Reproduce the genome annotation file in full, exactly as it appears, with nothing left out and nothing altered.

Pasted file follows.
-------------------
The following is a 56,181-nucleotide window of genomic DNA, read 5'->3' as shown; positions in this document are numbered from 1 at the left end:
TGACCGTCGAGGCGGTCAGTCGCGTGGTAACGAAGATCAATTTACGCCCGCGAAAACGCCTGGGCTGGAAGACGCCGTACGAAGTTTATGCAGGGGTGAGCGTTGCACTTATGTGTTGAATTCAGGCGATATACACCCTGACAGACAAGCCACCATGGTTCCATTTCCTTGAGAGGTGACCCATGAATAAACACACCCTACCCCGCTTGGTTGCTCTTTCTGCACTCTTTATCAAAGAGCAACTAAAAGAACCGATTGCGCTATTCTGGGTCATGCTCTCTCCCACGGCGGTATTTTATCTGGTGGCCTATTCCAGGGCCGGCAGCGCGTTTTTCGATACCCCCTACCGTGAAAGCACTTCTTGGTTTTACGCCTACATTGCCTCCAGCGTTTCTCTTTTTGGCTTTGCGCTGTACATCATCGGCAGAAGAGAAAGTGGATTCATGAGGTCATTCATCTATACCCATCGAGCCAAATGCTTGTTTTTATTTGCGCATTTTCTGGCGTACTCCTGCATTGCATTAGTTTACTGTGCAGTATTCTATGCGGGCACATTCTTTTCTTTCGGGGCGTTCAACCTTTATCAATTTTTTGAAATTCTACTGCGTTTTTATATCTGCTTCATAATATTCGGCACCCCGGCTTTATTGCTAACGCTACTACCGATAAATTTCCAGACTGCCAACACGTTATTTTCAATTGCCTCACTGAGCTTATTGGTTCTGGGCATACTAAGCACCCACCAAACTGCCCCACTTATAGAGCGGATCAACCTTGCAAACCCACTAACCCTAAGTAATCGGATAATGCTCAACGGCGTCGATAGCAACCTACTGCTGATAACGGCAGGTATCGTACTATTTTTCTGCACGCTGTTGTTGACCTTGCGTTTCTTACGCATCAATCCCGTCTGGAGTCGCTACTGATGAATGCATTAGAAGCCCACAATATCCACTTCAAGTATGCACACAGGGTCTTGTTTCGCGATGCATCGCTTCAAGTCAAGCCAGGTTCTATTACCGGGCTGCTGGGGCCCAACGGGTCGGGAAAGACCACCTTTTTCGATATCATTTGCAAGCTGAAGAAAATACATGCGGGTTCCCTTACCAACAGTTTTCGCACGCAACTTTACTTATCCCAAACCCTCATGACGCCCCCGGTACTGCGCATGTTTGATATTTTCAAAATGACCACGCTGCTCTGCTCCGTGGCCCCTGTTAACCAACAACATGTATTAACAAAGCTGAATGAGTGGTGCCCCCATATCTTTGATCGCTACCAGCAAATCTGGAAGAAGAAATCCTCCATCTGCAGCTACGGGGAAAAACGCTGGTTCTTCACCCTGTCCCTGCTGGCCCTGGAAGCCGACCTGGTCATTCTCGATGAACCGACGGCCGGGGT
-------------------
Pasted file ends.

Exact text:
The following is a 56,181-nucleotide window of genomic DNA, read 5'->3' as shown; positions in this document are numbered from 1 at the left end:
TGACCGTCGAGGCGGTCAGTCGCGTGGTAACGAAGATCAATTTACGCCCGCGAAAACGCCTGGGCTGGAAGACGCCGTACGAAGTTTATGCAGGGGTGAGCGTTGCACTTATGTGTTGAATTCAGGCGATATACACCCTGACAGACAAGCCACCATGGTTCCATTTCCTTGAGAGGTGACCCATGAATAAACACACCCTACCCCGCTTGGTTGCTCTTTCTGCACTCTTTATCAAAGAGCAACTAAAAGAACCGATTGCGCTATTCTGGGTCATGCTCTCTCCCACGGCGGTATTTTATCTGGTGGCCTATTCCAGGGCCGGCAGCGCGTTTTTCGATACCCCCTACCGTGAAAGCACTTCTTGGTTTTACGCCTACATTGCCTCCAGCGTTTCTCTTTTTGGCTTTGCGCTGTACATCATCGGCAGAAGAGAAAGTGGATTCATGAGGTCATTCATCTATACCCATCGAGCCAAATGCTTGTTTTTATTTGCGCATTTTCTGGCGTACTCCTGCATTGCATTAGTTTACTGTGCAGTATTCTATGCGGGCACATTCTTTTCTTTCGGGGCGTTCAACCTTTATCAATTTTTTGAAATTCTACTGCGTTTTTATATCTGCTTCATAATATTCGGCACCCCGGCTTTATTGCTAACGCTACTACCGATAAATTTCCAGACTGCCAACACGTTATTTTCAATTGCCTCACTGAGCTTATTGGTTCTGGGCATACTAAGCACCCACCAAACTGCCCCACTTATAGAGCGGATCAACCTTGCAAACCCACTAACCCTAAGTAATCGGATAATGCTCAACGGCGTCGATAGCAACCTACTGCTGATAACGGCAGGTATCGTACTATTTTTCTGCACGCTGTTGTTGACCTTGCGTTTCTTACGCATCAATCCCGTCTGGAGTCGCTACTGATGAATGCATTAGAAGCCCACAATATCCACTTCAAGTATGCACACAGGGTCTTGTTTCGCGATGCATCGCTTCAAGTCAAGCCAGGTTCTATTACCGGGCTGCTGGGGCCCAACGGGTCGGGAAAGACCACCTTTTTCGATATCATTTGCAAGCTGAAGAAAATACATGCGGGTTCCCTTACCAACAGTTTTCGCACGCAACTTTACTTATCCCAAACCCTCATGACGCCCCCGGTACTGCGCATGTTTGATATTTTCAAAATGACCACGCTGCTCTGCTCCGTGGCCCCTGTTAACCAACAACATGTATTAACAAAGCTGAATGAGTGGTGCCCCCATATCTTTGATCGCTACCAGCAAATCTGGAAGAAGAAATCCTCCATCTGCAGCTACGGGGAAAAACGCTGGTTCTTCACCCTGTCCCTGCTGGCCCTGGAAGCCGACCTGGTCATTCTCGATGAACCGACGGCCGGGGT